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A study to be published in the 1 December issue of Geophysical Research Letters shows that the average thickness of the sea ice has declined by 1.3 metres, or 40%, from the 1960s. In certain areas, such as the Nansen Basin and the eastern Arctic, the thinning is as high as 1.7 metres.

The researchers have noted that the uniformity of the reductions – there is no pattern of ice thinning in one area but thickening in another – rules out the influence of changing surface wind patterns. As to the cause of the thinning, several hypotheses are put forward:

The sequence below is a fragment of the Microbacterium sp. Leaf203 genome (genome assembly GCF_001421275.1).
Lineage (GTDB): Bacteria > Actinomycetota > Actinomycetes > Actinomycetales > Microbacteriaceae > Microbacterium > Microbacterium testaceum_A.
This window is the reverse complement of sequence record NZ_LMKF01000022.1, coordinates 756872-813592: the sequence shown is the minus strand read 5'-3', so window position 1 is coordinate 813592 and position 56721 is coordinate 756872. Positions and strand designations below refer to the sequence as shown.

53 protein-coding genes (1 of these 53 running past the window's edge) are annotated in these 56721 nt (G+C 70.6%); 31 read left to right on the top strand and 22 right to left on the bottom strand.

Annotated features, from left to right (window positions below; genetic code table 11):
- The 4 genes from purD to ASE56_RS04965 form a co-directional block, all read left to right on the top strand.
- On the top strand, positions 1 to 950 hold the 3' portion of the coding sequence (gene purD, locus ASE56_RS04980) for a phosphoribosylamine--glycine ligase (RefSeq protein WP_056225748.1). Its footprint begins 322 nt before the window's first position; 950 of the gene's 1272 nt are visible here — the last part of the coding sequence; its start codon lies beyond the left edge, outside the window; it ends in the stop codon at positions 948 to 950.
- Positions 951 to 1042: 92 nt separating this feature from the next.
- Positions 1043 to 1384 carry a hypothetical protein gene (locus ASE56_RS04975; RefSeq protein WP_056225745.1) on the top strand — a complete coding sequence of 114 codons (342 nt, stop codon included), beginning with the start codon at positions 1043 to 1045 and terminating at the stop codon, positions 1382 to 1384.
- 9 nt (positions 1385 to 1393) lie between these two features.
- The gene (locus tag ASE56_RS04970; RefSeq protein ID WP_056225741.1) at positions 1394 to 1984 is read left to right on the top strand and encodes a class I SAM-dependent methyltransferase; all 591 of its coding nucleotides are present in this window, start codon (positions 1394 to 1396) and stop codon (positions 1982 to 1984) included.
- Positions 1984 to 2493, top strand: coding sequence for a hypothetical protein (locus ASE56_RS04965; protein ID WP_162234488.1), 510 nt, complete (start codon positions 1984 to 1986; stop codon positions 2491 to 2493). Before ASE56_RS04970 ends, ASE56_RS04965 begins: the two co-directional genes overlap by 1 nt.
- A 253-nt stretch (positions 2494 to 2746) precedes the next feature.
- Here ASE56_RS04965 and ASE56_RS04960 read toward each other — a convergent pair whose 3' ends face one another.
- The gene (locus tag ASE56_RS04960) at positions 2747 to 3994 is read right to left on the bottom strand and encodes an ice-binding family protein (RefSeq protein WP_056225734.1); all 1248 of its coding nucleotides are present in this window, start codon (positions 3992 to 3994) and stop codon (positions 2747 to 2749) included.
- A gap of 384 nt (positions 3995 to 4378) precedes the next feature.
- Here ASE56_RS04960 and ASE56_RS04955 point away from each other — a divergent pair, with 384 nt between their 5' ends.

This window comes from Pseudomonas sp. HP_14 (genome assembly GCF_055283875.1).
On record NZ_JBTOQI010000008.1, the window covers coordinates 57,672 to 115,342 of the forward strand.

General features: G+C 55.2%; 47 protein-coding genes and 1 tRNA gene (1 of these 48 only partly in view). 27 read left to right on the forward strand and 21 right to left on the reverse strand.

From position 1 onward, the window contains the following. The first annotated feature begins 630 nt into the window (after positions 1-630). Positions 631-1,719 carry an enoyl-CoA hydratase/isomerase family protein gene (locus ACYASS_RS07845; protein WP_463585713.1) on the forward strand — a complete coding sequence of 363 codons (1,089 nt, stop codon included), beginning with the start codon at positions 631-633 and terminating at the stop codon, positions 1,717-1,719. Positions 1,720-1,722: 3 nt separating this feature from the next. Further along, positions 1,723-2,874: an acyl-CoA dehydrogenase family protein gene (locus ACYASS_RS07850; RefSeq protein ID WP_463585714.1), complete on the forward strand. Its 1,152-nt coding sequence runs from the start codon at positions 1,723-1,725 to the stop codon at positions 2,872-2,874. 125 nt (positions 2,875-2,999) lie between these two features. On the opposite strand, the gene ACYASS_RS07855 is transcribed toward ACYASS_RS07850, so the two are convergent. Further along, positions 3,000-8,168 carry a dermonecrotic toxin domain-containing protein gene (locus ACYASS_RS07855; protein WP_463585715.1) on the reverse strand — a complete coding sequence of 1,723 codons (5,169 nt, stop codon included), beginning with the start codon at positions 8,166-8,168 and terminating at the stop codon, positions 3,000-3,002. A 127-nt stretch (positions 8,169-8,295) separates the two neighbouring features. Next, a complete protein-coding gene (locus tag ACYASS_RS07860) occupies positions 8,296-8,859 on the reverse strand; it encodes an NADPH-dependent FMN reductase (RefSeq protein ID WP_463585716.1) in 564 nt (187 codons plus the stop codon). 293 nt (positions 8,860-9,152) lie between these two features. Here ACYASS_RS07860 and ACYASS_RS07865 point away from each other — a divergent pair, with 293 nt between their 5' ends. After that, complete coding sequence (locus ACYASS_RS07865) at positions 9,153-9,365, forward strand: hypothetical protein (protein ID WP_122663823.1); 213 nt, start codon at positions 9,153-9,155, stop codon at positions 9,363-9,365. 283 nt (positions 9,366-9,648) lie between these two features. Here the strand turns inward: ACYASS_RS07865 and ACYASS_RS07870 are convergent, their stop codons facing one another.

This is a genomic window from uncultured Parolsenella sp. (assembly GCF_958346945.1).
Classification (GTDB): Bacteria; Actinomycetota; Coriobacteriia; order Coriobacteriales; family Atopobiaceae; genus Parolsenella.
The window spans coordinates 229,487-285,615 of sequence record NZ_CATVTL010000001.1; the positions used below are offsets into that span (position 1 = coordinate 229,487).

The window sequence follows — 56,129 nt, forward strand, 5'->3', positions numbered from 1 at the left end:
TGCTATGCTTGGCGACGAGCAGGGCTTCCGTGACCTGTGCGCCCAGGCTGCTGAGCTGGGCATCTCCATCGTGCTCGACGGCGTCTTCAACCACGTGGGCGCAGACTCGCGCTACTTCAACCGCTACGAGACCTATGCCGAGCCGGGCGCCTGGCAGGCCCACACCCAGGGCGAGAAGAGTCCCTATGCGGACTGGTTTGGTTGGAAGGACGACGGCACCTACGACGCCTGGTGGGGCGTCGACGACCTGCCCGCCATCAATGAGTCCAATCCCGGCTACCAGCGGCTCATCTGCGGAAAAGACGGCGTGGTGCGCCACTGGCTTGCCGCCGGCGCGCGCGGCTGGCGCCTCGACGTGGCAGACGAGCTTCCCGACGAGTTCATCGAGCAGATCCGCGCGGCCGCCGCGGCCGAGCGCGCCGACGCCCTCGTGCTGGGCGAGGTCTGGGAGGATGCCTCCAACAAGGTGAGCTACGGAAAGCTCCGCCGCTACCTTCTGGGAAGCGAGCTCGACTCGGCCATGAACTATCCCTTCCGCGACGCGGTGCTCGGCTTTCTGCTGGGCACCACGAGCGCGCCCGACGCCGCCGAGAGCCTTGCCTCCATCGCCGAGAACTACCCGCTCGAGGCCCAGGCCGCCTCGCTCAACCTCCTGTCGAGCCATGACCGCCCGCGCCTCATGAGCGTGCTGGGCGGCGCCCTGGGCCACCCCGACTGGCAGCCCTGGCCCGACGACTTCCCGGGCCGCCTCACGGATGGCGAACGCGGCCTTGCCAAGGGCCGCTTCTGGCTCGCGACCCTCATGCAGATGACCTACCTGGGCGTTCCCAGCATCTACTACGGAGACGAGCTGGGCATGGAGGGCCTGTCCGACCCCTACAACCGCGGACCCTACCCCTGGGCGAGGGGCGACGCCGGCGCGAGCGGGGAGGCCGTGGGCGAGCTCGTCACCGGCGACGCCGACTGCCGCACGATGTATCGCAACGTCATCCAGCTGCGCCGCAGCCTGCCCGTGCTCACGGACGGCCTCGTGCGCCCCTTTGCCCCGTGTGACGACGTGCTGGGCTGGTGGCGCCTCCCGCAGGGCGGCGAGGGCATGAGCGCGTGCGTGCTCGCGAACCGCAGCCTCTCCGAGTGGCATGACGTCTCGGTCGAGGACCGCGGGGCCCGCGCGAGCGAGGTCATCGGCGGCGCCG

• flow of heat from the ocean
  • flow of heat from the atmosphere
  • shortwave radiation

Whatever the specific cause, the researchers believe that it constitutes “a major climatic signal that needs to be accounted for in a successful theory of climate variability”.

The thinning of the Arctic Sea ice involved data taken from three autumn cruises by US Navy nuclear submarines in 1993, 1996 and 1997 and comparisons with similar data taken in the 1960s and early 1970s. The researchers note that very little information is available from the 1976 to 1993 period, and that the public release of ice thickness data from this period would be “of immense help”.

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